Separately, Southern is building a coal gasification power plant in Mississippi that has “had all sorts of costs overrun issues and has had a lot of issues with” Mississippi state regulators and the state Supreme Court, he said.

On nuclear power, Barber noted that the Tennessee Valley Authority (TVA) has almost completed construction of the Watts Bar 2 reactor unit and hopes to start loading fuel on that plant in Tennessee as early as next month.

TVA has sent documentation to the U.S. Nuclear Regulatory Commission (NRC) saying that construction of the reactor unit is substantially complete and requested that NRC issue an operating license for the unit. The letter provides a list of remaining key activities which will be finished prior to operations and requests that an operating license be issued for the 1,150-MW pressurized water reactor unit. The “substantially complete” letter is a major construction and licensing milestone for the project.

In other nuclear news, Barber said that the Vogtle Units 3 and 4 near Waynesboro, Ga., being built by Southern utility Georgia Power and its partners, as well as the V.C. Summer Units 2 and 3 near Jenkinsville, S.C., being built by SCANA (NYSE:SCG) utility South Carolina Electric and Gas and its partner, Santee Cooper, “remain on track to be in commercial operation before” January 2022.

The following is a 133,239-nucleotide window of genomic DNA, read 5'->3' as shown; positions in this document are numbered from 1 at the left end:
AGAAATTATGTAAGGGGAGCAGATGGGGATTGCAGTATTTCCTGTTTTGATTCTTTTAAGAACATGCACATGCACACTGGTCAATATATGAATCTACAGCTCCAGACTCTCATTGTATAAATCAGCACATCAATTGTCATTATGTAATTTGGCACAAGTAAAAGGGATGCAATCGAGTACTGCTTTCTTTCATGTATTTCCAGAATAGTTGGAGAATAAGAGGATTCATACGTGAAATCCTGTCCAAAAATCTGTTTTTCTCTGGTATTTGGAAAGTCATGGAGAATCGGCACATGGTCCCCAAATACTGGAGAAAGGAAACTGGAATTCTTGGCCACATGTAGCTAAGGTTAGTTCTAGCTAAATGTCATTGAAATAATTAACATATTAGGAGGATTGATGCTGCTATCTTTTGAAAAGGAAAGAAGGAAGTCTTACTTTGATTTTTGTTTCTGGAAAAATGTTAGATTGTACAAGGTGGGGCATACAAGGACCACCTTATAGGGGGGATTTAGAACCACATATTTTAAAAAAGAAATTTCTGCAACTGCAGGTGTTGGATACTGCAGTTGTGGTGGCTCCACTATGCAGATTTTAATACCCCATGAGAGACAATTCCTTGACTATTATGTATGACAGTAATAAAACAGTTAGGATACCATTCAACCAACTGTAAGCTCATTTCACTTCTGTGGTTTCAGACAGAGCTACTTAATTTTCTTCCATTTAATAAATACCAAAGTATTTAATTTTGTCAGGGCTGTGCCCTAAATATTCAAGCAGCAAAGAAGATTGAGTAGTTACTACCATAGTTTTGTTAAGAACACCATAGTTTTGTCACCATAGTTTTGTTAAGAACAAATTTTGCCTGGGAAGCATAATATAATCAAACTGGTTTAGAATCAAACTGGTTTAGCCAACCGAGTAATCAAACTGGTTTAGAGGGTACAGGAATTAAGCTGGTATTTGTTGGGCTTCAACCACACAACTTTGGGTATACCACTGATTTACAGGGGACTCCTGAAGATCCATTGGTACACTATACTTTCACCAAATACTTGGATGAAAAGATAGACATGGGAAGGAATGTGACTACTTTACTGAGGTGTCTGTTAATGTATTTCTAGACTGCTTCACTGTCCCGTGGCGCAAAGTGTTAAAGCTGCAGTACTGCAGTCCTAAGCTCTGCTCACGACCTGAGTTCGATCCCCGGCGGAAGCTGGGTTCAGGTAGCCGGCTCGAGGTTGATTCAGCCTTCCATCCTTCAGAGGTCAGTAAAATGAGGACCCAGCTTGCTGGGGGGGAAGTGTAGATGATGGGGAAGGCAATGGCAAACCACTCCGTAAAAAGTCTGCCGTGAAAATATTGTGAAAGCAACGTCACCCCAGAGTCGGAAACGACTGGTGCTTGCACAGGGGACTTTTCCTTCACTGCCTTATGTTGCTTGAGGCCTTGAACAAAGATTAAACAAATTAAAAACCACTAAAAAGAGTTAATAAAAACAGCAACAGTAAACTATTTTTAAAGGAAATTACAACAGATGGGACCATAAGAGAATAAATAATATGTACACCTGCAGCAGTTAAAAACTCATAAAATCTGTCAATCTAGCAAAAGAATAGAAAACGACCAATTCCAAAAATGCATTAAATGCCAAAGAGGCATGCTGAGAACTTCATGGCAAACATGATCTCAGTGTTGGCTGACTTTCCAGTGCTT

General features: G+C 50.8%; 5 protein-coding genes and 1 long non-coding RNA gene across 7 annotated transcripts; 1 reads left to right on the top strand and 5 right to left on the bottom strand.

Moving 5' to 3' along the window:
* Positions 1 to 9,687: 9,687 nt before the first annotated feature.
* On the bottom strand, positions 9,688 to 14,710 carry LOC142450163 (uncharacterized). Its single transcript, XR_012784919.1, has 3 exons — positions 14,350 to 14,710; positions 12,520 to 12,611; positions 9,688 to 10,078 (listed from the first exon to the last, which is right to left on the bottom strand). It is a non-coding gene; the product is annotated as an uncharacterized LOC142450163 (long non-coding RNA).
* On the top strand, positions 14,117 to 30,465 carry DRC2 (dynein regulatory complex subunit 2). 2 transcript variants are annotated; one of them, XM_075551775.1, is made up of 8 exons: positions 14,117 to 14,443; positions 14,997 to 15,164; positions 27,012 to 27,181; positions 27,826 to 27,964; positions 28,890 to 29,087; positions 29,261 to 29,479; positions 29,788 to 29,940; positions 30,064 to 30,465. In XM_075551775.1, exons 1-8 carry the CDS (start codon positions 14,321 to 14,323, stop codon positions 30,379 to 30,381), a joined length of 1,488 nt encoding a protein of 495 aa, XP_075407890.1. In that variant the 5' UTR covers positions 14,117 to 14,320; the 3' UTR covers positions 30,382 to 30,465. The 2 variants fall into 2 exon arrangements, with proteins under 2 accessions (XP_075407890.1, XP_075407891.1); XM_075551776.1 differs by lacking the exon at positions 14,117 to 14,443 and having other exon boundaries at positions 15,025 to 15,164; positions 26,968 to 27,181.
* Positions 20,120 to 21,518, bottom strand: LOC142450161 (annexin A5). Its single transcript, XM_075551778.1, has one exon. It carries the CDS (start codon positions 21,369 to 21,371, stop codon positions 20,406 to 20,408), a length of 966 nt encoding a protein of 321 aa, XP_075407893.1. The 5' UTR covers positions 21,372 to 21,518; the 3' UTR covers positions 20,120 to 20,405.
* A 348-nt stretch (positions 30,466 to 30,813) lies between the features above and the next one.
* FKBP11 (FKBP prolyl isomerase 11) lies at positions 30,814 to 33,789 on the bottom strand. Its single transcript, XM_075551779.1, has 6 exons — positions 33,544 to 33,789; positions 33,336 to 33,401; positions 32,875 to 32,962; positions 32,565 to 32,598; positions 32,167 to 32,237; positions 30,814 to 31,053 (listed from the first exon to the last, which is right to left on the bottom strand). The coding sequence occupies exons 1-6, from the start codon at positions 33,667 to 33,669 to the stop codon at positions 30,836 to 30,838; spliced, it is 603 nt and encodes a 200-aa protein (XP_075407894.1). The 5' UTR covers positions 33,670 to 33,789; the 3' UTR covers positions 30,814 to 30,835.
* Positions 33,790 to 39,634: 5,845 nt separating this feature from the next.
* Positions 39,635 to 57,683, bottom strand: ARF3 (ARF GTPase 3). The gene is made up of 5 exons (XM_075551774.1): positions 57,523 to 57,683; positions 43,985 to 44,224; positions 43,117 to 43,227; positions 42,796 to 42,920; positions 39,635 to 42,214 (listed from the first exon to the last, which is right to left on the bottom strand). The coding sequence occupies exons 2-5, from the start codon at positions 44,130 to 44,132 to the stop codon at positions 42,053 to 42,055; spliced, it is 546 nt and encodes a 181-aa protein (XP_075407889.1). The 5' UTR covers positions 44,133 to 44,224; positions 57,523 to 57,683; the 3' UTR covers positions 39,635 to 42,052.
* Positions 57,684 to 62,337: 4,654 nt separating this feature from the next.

Barber also discussed the recent PJM Interconnection capacity auction, which was the first to include the new capacity performance requirement. As TransmissionHub reported, the auction procured, overall, 166,837 MW of capacity, representing a 19.8% reserve margin.

Reaction to the auction indicates “that there’s going to be more emphasis on natural gas to actually provide fuel back-up in the form of fuel oil, which will increase their cost at the plant, but will make those plants more reliable in the face of what could be another polar vortex,” Barber said.

Power plant updates

Also speaking during the webcast, GenerationHub Chief Analyst Barry Cassell noted that Panda Power Funds officials recently broke ground on the 778 MW Stonewall generating station in Loudoun County, Va.

The biggest areas for natural gas plants, in terms of being built, are Texas and California, “with some scattered ones in other states like … Virginia,” North Carolina and Rhode Island, he said.

At this point, he said, there is not a lot of new natural gas-fired construction in New England, even though that region needs new capacity pretty badly, Cassell said. A major problem in New England involves pricing, he said, adding that the region grapples with such questions as, “does [the pricing] justify new construction? And some of the developers there are saying” that changes are needed.